government has never put enough work through this Committee, and
I just wonder (a) do you know why this is; and (b) what we can
do about it to make sure that this Committee is used to its full?
The government blames this Committee when it is drawn to its attention
that they are not using the Committee and says it is because we
are too slowbut we have never been too slow.
Baroness Vadera: I can apologise
for that. I do not know why and I do not know the history of it.
Q292 Dr Naysmith: It is probably
not directly your responsibility, but you can draw people's attention
Baroness Vadera: What I can say
is that I am always, always in the market for ideas of how to
do things better as well as what particular burdens to look at;
whether we can do something with it; and actually if it came from
this Committee it would be incredibly welcome because in one sense
it comes then from Parliament and has some buy-in and it would
make life a lot easier for us. So actually now that you mention
it you might regret itI might be on your case a lot more!
Q293 Dr Naysmith: There is reported
to be a good flow of LROs coming our way but sometimes in the
past these have disappeared at the last hurdle, so if you can
make sure that they come through.
Baroness Vadera: Absolutely, although
LROs are not the only instrument by which we undertake better
regulationthey are just ones that apply to a specific type
of better regulation outcome. So I think it would be very good
if we were able to look at the whole range of the LROs.
Q294 Chairman: The Financial Times
quoted a MinisterI think it was John Huttonas saying
that there were 40 or 45 in the pipeline.
Baroness Vadera: It is 38.
Q295 Chairman: I exaggerate slightly.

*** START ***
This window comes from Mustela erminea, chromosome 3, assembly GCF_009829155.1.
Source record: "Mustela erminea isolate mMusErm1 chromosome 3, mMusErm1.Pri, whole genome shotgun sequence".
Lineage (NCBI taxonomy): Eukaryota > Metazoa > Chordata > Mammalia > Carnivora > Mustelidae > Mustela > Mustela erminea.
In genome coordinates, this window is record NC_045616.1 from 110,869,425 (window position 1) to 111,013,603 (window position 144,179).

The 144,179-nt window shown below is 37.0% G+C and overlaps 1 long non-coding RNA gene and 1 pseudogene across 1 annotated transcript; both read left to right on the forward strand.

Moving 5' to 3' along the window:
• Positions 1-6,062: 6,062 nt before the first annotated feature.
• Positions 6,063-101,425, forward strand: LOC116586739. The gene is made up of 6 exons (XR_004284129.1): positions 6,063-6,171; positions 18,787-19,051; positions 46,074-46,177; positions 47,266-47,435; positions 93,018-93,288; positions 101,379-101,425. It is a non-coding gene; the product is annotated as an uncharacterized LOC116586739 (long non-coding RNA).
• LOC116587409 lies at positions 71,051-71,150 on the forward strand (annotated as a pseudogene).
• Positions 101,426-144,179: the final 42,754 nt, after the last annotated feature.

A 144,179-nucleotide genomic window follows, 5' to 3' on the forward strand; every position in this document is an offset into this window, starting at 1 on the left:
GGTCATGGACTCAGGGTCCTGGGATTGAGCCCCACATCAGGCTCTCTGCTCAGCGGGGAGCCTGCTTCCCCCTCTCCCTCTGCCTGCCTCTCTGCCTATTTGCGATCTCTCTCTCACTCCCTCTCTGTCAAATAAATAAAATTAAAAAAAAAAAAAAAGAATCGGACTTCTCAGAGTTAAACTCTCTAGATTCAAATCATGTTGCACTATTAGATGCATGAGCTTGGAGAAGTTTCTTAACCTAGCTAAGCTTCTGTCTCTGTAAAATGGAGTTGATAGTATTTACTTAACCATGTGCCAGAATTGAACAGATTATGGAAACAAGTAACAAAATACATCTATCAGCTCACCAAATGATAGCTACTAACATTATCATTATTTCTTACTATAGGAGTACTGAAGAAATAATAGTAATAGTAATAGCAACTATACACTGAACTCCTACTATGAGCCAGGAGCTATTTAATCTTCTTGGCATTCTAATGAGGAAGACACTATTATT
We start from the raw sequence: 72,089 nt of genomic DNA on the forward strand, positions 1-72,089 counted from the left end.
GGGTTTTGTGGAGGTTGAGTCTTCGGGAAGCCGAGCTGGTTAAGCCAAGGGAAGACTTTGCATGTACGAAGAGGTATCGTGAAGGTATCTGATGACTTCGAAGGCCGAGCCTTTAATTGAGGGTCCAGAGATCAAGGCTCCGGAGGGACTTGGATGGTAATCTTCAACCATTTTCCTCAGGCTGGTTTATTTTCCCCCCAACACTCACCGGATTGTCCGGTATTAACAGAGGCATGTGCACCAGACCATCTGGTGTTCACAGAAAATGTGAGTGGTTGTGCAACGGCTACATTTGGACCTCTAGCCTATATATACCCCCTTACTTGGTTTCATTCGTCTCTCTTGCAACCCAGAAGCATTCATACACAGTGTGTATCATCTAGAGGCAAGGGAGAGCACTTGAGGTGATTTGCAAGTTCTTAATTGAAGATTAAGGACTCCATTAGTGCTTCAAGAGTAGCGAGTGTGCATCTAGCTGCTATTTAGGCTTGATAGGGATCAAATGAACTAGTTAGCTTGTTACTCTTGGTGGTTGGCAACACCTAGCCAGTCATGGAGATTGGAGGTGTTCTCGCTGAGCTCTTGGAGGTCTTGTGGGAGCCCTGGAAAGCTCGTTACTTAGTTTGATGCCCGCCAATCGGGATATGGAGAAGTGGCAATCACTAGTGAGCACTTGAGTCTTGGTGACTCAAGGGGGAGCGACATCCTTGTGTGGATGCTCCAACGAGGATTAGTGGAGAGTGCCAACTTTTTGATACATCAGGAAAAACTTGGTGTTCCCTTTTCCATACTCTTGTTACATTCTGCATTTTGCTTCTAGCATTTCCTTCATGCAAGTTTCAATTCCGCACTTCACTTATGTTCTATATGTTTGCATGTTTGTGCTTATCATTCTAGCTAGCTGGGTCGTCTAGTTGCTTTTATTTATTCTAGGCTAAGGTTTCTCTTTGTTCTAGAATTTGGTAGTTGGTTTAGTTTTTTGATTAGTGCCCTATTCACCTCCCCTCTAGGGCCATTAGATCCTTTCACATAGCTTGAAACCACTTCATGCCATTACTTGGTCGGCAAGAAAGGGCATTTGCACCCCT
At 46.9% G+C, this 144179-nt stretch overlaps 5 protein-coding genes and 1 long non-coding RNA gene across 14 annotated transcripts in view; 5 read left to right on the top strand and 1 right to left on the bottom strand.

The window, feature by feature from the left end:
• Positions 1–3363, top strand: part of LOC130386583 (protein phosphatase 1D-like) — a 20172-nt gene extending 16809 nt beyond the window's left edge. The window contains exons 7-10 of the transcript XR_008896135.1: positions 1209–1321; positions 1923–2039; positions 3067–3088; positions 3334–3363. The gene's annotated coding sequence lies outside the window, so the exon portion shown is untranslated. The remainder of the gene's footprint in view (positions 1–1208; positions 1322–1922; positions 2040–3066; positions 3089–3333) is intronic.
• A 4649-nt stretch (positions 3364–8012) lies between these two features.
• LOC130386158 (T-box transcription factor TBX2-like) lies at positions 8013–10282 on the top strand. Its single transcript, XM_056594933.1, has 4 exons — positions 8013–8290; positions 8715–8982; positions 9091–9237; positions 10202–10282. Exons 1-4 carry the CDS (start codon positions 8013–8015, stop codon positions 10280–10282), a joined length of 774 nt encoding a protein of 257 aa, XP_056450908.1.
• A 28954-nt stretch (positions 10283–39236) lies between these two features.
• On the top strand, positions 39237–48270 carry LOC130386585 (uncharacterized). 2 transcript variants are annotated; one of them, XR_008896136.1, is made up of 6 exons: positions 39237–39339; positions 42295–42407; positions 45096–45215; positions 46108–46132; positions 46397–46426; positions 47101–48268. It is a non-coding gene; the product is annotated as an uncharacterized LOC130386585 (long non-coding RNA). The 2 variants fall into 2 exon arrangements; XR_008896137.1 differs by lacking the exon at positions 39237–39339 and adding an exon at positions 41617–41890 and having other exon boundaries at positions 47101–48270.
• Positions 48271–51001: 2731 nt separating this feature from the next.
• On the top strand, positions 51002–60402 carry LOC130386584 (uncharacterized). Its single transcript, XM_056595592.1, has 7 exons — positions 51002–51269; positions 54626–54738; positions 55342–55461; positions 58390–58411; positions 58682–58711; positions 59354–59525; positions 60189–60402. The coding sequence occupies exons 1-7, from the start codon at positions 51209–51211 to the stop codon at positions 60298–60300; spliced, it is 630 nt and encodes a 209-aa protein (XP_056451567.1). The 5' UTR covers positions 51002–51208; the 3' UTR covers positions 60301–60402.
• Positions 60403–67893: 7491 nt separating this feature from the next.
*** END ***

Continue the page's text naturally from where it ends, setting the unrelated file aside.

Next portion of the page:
But thus far we have physically only seen one and we have knowledge
of another five or so. That is not all that many.
Baroness Vadera: I know that you
discussed this previously and we have the list here.
Mr Kohli: We can pass that over
Sir William Sargent: The process
is something that is quite recent and at present one to be made,
two are before Parliament; six, the consultation process has finished,
etcetera. So the pipeline is pretty accurate.
Q296 John Hemming: Perhaps related
to this, I was having a problem in my constituency with the police
and trying to get them to arrest people for minor crimes and they
said, "It takes too long to process the arrest," which
is obviously a regulatory burden. I wrote to the Minister and
said, "How long does it take to arrest somebody?" and
they said "We do not know", which I did not think was
a very good answer, to be honest. If you look at these aspects
of what are effectively regulatory burdens, even if they are implied
by the judicial processes rather than the executive or legislative
process, I wonder whether you look at that and try to manage that
within regulatory budgets or anything else because obviously it
has a massive impact because the people do not arrest people because
it takes too long, and that is just not acceptable. So do you